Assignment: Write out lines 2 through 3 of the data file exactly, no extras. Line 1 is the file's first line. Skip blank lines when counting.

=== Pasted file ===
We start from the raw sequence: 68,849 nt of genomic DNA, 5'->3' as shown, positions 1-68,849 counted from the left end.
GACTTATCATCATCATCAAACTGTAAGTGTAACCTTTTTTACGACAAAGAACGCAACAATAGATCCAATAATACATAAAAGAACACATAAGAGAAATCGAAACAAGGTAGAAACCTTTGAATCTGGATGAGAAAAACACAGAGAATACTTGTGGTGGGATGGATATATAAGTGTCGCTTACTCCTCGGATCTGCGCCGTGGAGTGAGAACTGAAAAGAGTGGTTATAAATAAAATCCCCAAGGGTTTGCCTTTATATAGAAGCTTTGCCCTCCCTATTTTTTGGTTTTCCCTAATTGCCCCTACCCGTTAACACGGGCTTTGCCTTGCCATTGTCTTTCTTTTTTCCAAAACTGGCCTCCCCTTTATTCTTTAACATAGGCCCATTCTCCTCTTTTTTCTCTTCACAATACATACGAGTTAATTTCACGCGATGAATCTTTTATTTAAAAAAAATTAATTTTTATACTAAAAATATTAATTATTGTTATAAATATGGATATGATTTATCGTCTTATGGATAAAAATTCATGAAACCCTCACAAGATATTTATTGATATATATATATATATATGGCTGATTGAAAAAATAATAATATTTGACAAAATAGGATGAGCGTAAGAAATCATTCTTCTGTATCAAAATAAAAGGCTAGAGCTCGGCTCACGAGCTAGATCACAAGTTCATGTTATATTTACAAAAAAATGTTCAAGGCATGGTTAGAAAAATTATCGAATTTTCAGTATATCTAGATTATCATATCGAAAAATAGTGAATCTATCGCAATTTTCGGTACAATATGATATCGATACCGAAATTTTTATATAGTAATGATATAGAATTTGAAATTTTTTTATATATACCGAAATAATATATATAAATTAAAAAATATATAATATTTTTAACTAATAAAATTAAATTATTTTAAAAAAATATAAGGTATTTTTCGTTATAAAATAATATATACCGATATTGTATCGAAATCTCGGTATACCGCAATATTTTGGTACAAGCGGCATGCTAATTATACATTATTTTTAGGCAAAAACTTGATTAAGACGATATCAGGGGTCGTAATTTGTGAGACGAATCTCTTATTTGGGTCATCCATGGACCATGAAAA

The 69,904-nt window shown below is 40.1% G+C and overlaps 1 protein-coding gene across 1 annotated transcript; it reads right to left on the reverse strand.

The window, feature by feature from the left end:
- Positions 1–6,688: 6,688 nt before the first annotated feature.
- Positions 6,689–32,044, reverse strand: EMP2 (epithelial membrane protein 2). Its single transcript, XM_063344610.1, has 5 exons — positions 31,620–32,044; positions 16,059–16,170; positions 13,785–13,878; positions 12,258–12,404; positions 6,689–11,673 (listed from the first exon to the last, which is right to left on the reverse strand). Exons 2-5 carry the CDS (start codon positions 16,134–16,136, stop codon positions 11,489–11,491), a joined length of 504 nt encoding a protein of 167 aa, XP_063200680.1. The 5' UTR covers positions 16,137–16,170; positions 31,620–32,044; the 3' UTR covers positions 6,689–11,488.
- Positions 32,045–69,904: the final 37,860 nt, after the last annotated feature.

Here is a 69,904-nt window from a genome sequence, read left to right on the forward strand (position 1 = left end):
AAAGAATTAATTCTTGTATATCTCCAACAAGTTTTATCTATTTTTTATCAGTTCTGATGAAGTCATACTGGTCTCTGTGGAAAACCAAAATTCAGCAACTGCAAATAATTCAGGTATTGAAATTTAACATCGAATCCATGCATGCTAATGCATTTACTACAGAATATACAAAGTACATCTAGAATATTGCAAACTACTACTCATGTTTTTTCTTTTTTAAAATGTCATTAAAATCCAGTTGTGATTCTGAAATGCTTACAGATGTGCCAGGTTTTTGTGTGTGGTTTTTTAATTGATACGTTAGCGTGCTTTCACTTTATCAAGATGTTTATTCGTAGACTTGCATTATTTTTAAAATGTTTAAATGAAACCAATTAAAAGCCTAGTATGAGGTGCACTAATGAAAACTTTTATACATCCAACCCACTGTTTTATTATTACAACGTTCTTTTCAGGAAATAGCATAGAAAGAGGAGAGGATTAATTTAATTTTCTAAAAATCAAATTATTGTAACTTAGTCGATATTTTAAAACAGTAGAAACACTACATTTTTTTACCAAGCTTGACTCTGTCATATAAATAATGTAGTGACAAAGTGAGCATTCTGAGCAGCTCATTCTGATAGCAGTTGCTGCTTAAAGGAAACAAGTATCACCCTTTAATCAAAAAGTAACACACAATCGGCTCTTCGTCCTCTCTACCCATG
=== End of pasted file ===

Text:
GACTTATCATCATCATCAAACTGTAAGTGTAACCTTTTTTACGACAAAGAACGCAACAATAGATCCAATAATACATAAAAGAACACATAAGAGAAATCGAAACAAGGTAGAAACCTTTGAATCTGGATGAGAAAAACACAGAGAATACTTGTGGTGGGATGGATATATAAGTGTCGCTTACTCCTCGGATCTGCGCCGTGGAGTGAGAACTGAAAAGAGTGGTTATAAATAAAATCCCCAAGGGTTTGCCTTTATATAGAAGCTTTGCCCTCCCTATTTTTTGGTTTTCCCTAATTGCCCCTACCCGTTAACACGGGCTTTGCCTTGCCATTGTCTTTCTTTTTTCCAAAACTGGCCTCCCCTTTATTCTTTAACATAGGCCCATTCTCCTCTTTTTTCTCTTCACAATACATACGAGTTAATTTCACGCGATGAATCTTTTATTTAAAAAAAATTAATTTTTATACTAAAAATATTAATTATTGTTATAAATATGGATATGATTTATCGTCTTATGGATAAAAATTCATGAAACCCTCACAAGATATTTATTGATATATATATATATATATGGCTGATTGAAAAAATAATAATATTTGACAAAATAGGATGAGCGTAAGAAATCATTCTTCTGTATCAAAATAAAAGGCTAGAGCTCGGCTCACGAGCTAGATCACAAGTTCATGTTATATTTACAAAAAAATGTTCAAGGCATGGTTAGAAAAATTATCGAATTTTCAGTATATCTAGATTATCATATCGAAAAATAGTGAATCTATCGCAATTTTCGGTACAATATGATATCGATACCGAAATTTTTATATAGTAATGATATAGAATTTGAAATTTTTTTATATATACCGAAATAATATATATAAATTAAAAAATATATAATATTTTTAACTAATAAAATTAAATTATTTTAAAAAAATATAAGGTATTTTTCGTTATAAAATAATATATACCGATATTGTATCGAAATCTCGGTATACCGCAATATTTTGGTACAAGCGGCATGCTAATTATACATTATTTTTAGGCAAAAACTTGATTAAGACGATATCAGGGGTCGTAATTTGTGAGACGAATCTCTTATTTGGGTCATCCATGGACCATGAAAA

The 69,904-nt window shown below is 40.1% G+C and overlaps 1 protein-coding gene across 1 annotated transcript; it reads right to left on the reverse strand.